Four years ago twilight, to many of us, may have simply meant a time of day. To others it was an increasingly popular series of young adult vampire romance novels. But on November 21, 2008 everything changed when the first Twilight film was released upon the American public. Actress Kristen Stewart was instantly much more than just the girl from Panic Room; her costar Robert Pattinson more than Cedric Diggory. The word "Twihard" entered the popular vernacular. We would eventually be forced to pick a team—Edward or Jacob—even though we had never read the books or seen the movies. (Recently asked that question in a bar, this writer asked if she could choose "team Andrew Garfield"—she was scoffed at.)
Neither the Twilight books nor movies have been particularly well-received by critics. So why are they such a sensation? The fans. Now that the last movie has been released, let's look back on this super-strain of fandom and memorialize some of its most important and ridiculous moments.
Behold early Twilight trend pieces from The New York Times. A piece published in August 2008 detailed release parties for the final book in the series, Breaking Dawn. The fan base is characterized as niche-y and the events declared Harry Potter festivities with a tween girl angle. Jump to November of that year and look at the piece titled: "The Vampire of the Mall." Now we're into Pattinson-related screaming, a broken nose outside a San Francisco mall, and Hot Topic.
Though TwilightMOMS.com was founded in 2007 by self-described "average wife/mom/adult" Lisa Hansen, media caught onto the bizarre phenomenon of middle-aged women just as obsessed with Edward and Jacob as their squealing tweens later on, around the release of second movie, New Moon. In 2009 Em & Lo at New York explored the world of TwilightMoms. What did Twilight bring them? The stories were a "how-to guide to romance" and though the books avoid sex until the final installment, they still, well, made sex better. There is, however, a dark side to the Twilight Moms—aside from people naming their children Cullen, that is. (Which, everyone, stop.) In 2010 the Los Angeles Times ran a story explaining how Twilight-obsession is akin to addiction. One woman explained that it was so all consuming it was straining her relationship with her husband, who had started writing poems about how his wife had "fallen for a 'golden-eyed vampire.'" Another woman said her 6-year-old son resented her Twilight-fandom.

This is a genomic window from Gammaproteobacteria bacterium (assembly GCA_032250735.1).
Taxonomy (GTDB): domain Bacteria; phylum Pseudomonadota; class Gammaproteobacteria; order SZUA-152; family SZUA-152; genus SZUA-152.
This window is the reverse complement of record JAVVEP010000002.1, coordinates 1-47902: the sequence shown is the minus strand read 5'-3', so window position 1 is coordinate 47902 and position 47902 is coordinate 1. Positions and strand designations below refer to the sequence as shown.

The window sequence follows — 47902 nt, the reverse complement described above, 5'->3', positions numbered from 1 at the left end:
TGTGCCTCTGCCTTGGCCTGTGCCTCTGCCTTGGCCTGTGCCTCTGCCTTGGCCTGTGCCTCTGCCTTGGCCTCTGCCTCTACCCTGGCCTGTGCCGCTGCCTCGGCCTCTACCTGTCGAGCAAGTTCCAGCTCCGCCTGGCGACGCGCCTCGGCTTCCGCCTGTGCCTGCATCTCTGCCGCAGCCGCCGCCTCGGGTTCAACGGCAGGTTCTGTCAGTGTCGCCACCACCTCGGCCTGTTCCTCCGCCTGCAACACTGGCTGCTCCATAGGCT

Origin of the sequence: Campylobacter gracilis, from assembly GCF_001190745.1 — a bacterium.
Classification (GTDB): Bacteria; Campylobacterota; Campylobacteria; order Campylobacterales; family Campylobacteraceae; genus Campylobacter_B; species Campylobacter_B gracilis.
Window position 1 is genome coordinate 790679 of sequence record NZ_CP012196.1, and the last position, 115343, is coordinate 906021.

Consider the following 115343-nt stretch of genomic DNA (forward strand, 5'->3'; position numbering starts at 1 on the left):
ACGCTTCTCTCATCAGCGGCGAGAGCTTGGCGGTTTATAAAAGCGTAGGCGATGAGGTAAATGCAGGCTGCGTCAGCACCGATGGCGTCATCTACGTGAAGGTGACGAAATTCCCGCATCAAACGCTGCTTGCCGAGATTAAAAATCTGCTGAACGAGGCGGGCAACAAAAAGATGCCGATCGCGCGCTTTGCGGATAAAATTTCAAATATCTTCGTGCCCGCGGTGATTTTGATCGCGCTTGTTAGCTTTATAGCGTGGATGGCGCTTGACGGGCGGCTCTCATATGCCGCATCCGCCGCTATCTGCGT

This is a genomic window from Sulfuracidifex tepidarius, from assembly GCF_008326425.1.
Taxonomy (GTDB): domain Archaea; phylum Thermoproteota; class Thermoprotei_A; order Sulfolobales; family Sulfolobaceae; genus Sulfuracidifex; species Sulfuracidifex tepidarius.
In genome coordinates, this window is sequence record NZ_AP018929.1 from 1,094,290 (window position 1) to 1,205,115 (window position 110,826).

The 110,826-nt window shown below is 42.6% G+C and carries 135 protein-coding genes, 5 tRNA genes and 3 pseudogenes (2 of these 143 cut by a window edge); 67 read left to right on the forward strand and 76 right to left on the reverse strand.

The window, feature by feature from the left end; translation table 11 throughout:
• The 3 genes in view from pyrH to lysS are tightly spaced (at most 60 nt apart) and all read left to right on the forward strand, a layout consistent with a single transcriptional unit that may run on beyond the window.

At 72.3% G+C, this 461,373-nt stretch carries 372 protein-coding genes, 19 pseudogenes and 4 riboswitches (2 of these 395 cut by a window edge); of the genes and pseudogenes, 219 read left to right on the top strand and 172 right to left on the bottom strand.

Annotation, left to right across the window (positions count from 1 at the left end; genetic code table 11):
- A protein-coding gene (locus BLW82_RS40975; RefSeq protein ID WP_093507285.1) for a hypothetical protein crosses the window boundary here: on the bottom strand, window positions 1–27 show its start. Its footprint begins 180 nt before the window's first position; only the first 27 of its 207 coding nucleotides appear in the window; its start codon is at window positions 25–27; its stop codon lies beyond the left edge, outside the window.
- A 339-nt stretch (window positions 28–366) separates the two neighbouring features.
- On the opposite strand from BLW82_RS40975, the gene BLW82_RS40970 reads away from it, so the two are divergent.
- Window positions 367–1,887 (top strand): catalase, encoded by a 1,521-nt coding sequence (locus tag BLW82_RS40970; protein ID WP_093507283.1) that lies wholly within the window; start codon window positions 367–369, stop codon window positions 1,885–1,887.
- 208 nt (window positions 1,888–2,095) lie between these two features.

Who had even heard of Forks, Washington before Twilight? Now the town, where the books take place, has been described by The New York Times as a "mecca for Twilighters, or Twihards as they are sometimes called." At the Lonely Planet, Pam Mandel described how the town has been transformed:
I had not been to this depressed logging town since long before Stephanie Meyer populated it with creatures of the night and emo teens. During my last trip through, the villain was the endangered spotted owl. ‘Save a logger, shoot a spotted owl’ and ‘This business supported by timber dollars’ have been replaced by ‘Team Jacob!’ Lumberjack plaid has given way to pseudo-Goth t-shirts featuring the airbrushed sulking faces of Bella and Edward backed by a silvery full moon.
In the Times article, published in 2009, Jane Margolies notes other locales that have borne the benefit of being associated with the series, including the shooting spots for the movies and Port Angeles, Wash. where Bella and Edward have their first date.
Twilight obsessions also manifested in some pretty odd novelty (or not novelty? We guess it depends on who you're talking to...) items. Take note of the Pattinson Panties via GeekStir: